Real Estate

Forget Man Caves: Play Up These Features To Market Homes To Makers

As a millennial knitter for the past dozen years, I’ve come to understand just how much being a maker becomes part of a person’s identity. For me and many of the other knitters, crocheters, fiber spinners and sewers I know, crafting is more than just a hobby — it’s a lifestyle.

Because making is such an important part of my life, and the lives of the people I know (and, yes, that includes men and non-binary folks, so please don’t call a crafting space a she shed) there are definitely things we look for in a house or an apartment.

With the largest segment of crafters between the ages of 18 and 34 — which also happens to be the age group buying homes — it can be a smart way to market spaces.

Just like a center island would be a key amenity in a chef’s kitchen, here are just some things that makers want in a home.

Great light — especially natural light

All but the most intrepid knitters I know can’t knit in the dark. And any Instagrammer knows that natural light is best for those works-in-progress or finished-object photos. Recessed lighting and big windows are a great feature for any room.

Storage as display

I love a big closet as much as the next person — in fact, the abundant closet space was one of the main reasons my husband and I chose our Brooklyn apartment. But I also don’t want to hide my highly-curated yarn stash behind closed doors. Built-in storage, as well as walls that can handle large shelving systems, are great assets when it comes to storing materials and tools you’re looking to show off.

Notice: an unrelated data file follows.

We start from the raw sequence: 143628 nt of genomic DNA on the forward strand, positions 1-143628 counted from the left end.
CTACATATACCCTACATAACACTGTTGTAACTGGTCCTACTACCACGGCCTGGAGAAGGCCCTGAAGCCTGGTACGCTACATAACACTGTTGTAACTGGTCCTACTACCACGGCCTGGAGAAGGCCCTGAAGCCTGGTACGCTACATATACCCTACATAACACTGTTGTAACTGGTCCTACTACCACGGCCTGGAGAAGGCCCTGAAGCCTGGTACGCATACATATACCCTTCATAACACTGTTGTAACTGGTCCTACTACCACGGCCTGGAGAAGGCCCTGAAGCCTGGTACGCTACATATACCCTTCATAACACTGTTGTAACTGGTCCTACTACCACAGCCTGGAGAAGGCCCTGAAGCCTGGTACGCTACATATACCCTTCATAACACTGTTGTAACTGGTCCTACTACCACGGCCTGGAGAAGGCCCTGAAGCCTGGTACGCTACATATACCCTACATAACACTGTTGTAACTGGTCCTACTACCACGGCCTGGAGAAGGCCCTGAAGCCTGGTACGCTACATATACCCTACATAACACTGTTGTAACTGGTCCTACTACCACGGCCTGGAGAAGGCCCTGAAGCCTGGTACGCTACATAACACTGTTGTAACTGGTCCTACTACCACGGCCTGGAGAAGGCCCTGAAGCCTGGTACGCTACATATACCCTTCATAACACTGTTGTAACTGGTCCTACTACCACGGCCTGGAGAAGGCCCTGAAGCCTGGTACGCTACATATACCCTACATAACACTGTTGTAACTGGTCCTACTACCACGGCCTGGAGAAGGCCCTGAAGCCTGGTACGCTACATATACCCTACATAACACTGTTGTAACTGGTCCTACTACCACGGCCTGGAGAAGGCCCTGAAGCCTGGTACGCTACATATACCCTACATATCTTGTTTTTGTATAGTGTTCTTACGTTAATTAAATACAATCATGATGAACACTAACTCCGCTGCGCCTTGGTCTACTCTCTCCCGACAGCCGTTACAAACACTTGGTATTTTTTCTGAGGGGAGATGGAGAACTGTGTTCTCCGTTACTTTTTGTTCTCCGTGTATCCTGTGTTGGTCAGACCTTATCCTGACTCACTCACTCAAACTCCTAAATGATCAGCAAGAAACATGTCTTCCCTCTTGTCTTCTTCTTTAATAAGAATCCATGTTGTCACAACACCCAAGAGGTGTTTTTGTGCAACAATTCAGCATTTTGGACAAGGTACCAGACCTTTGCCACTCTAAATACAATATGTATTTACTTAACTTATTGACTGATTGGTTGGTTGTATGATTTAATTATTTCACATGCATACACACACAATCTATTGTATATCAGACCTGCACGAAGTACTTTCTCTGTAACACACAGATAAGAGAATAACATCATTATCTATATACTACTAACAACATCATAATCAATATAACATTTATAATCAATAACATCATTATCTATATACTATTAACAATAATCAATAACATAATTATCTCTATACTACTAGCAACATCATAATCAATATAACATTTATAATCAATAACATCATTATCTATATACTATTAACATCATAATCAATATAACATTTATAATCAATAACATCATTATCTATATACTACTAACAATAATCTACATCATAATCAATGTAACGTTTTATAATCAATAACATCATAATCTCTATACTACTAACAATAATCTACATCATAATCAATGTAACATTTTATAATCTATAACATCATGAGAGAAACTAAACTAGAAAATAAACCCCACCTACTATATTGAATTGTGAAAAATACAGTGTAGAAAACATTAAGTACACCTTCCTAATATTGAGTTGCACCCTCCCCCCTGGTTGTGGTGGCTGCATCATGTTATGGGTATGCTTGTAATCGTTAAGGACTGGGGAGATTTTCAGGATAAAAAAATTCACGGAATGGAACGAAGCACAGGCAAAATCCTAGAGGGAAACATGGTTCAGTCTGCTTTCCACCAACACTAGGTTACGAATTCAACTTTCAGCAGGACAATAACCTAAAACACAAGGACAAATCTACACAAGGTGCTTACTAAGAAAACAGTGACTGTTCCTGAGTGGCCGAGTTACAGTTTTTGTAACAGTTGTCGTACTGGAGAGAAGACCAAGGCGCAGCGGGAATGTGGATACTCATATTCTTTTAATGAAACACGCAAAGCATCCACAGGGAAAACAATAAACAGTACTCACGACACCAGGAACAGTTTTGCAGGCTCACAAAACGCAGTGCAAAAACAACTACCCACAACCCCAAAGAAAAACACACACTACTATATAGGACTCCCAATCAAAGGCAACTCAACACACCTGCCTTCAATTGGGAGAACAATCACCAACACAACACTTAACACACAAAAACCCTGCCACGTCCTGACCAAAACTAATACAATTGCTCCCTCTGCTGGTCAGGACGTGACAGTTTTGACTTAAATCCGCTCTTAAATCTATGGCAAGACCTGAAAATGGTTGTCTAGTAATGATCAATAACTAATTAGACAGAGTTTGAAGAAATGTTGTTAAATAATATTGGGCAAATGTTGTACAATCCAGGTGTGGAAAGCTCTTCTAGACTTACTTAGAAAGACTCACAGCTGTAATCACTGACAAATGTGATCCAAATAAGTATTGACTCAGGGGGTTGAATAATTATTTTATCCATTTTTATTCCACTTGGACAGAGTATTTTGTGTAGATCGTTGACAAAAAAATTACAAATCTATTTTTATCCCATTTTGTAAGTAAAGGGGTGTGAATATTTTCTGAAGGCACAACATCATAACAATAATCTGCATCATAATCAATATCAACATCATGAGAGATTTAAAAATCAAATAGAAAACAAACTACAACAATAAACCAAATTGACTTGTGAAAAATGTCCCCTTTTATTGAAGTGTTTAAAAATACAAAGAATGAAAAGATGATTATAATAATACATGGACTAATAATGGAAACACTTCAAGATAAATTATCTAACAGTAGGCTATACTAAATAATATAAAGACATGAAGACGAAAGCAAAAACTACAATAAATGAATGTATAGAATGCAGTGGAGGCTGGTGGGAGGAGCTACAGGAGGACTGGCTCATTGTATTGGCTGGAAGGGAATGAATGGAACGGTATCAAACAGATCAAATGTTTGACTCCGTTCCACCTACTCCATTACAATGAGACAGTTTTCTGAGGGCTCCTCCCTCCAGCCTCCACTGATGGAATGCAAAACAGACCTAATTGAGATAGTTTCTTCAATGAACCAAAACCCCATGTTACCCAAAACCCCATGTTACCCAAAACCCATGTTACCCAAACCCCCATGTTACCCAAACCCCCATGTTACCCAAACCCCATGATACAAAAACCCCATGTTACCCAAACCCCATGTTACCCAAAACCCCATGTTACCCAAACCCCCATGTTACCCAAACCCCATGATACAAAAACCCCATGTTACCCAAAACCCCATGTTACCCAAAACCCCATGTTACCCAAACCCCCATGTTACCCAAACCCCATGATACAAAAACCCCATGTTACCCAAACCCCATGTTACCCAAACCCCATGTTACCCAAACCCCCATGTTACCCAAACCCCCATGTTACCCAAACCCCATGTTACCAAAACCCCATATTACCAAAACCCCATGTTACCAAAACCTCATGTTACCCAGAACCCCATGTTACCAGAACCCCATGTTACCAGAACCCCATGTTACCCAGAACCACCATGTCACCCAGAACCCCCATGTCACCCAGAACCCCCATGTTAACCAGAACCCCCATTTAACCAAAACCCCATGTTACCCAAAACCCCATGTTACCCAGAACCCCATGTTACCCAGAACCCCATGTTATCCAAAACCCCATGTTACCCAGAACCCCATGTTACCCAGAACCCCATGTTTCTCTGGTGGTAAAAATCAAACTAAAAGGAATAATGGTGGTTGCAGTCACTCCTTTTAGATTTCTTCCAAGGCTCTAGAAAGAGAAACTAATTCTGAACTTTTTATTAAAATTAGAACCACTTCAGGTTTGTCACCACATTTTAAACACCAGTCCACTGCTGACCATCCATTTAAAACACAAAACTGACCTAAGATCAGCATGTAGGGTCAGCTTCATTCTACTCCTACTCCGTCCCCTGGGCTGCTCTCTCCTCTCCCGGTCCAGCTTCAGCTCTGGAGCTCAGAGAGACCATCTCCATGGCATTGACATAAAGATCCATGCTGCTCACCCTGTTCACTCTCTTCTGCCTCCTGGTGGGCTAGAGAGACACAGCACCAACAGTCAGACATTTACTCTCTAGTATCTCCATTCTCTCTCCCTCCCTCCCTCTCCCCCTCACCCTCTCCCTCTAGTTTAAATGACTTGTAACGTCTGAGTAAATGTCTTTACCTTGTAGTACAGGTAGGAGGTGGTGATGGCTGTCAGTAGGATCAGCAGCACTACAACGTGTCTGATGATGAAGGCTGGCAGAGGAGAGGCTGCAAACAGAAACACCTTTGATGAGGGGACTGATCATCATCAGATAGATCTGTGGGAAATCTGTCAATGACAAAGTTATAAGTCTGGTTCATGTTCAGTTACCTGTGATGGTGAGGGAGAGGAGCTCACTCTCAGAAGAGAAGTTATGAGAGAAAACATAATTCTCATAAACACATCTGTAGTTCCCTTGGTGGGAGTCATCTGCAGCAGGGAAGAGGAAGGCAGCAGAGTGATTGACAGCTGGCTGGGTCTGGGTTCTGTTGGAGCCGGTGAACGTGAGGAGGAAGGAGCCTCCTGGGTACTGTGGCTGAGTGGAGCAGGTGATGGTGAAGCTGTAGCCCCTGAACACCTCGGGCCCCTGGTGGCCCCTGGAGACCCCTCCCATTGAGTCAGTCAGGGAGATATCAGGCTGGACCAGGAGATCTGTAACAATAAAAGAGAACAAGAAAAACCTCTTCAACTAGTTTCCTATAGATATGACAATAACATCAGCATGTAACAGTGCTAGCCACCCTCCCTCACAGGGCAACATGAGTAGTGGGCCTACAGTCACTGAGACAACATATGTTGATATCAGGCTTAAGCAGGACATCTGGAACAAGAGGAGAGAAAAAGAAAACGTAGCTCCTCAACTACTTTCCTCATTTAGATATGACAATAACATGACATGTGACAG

Don’t discount random rooms

Makers can get creative with small spaces, so play up those random or oddly-shaped “bonus rooms,” without closets, that can be outfitted with open or recessed shelving for storage.

Consider side hustles

While it’s perfectly fine to stick to crafting as something to do in your spare time, more and more people, particularly knitters, are turning their hobbies into businesses.

Homes with cottages or outbuildings or attached units that can’t be converted to legal apartments can make great studio spaces. A friend of mine who works at a tech company has a successful side hustle selling enamel pins, t-shirts and other accessories marketed to makers, and chose her Portland, Ore., home partly because it has a TV room on the lower level with a private entrance that has the potential become a studio.

Another friend chose her 14-acre property in Bedminster, N.J., with a converted barn because she was growing a spinning fiber business. The extra acreage helped prompt a move to raise Shetland sheep.

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